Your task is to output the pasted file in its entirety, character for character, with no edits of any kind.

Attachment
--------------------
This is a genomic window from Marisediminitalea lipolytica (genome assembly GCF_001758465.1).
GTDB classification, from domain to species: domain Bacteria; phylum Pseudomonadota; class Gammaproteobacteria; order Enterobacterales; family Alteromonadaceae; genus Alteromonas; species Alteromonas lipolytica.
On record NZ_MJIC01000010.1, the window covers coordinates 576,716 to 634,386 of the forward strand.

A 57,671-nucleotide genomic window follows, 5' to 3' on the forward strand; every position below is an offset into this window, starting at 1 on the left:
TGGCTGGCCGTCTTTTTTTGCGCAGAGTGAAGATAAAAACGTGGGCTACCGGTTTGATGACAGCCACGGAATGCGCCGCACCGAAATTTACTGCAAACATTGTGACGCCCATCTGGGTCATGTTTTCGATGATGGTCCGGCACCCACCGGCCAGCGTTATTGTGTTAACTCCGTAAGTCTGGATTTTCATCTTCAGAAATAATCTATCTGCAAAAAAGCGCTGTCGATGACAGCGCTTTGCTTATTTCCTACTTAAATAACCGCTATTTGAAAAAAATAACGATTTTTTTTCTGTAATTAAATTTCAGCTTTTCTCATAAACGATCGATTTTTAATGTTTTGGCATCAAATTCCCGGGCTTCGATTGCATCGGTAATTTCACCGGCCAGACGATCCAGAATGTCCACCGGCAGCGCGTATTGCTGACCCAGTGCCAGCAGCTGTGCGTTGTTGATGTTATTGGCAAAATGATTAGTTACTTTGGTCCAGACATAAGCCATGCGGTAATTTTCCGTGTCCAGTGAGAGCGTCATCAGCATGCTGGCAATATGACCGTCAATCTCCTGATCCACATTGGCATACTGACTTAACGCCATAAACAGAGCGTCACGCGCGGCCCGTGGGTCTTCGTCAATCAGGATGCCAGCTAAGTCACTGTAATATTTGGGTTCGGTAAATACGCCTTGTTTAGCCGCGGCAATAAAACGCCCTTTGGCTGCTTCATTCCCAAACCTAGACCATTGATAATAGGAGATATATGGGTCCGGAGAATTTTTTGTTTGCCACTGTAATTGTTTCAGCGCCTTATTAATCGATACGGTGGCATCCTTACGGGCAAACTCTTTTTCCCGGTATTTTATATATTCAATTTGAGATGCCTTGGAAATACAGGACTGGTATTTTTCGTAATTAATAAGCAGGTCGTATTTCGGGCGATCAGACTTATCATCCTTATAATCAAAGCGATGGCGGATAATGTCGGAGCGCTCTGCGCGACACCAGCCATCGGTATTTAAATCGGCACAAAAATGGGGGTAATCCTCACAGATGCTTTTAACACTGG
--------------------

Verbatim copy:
This is a genomic window from Marisediminitalea lipolytica (genome assembly GCF_001758465.1).
GTDB classification, from domain to species: domain Bacteria; phylum Pseudomonadota; class Gammaproteobacteria; order Enterobacterales; family Alteromonadaceae; genus Alteromonas; species Alteromonas lipolytica.
On record NZ_MJIC01000010.1, the window covers coordinates 576,716 to 634,386 of the forward strand.

A 57,671-nucleotide genomic window follows, 5' to 3' on the forward strand; every position below is an offset into this window, starting at 1 on the left:
TGGCTGGCCGTCTTTTTTTGCGCAGAGTGAAGATAAAAACGTGGGCTACCGGTTTGATGACAGCCACGGAATGCGCCGCACCGAAATTTACTGCAAACATTGTGACGCCCATCTGGGTCATGTTTTCGATGATGGTCCGGCACCCACCGGCCAGCGTTATTGTGTTAACTCCGTAAGTCTGGATTTTCATCTTCAGAAATAATCTATCTGCAAAAAAGCGCTGTCGATGACAGCGCTTTGCTTATTTCCTACTTAAATAACCGCTATTTGAAAAAAATAACGATTTTTTTTCTGTAATTAAATTTCAGCTTTTCTCATAAACGATCGATTTTTAATGTTTTGGCATCAAATTCCCGGGCTTCGATTGCATCGGTAATTTCACCGGCCAGACGATCCAGAATGTCCACCGGCAGCGCGTATTGCTGACCCAGTGCCAGCAGCTGTGCGTTGTTGATGTTATTGGCAAAATGATTAGTTACTTTGGTCCAGACATAAGCCATGCGGTAATTTTCCGTGTCCAGTGAGAGCGTCATCAGCATGCTGGCAATATGACCGTCAATCTCCTGATCCACATTGGCATACTGACTTAACGCCATAAACAGAGCGTCACGCGCGGCCCGTGGGTCTTCGTCAATCAGGATGCCAGCTAAGTCACTGTAATATTTGGGTTCGGTAAATACGCCTTGTTTAGCCGCGGCAATAAAACGCCCTTTGGCTGCTTCATTCCCAAACCTAGACCATTGATAATAGGAGATATATGGGTCCGGAGAATTTTTTGTTTGCCACTGTAATTGTTTCAGCGCCTTATTAATCGATACGGTGGCATCCTTACGGGCAAACTCTTTTTCCCGGTATTTTATATATTCAATTTGAGATGCCTTGGAAATACAGGACTGGTATTTTTCGTAATTAATAAGCAGGTCGTATTTCGGGCGATCAGACTTATCATCCTTATAATCAAAGCGATGGCGGATAATGTCGGAGCGCTCTGCGCGACACCAGCCATCGGTATTTAAATCGGCACAAAAATGGGGGTAATCCTCACAGATGCTTTTAACACTGG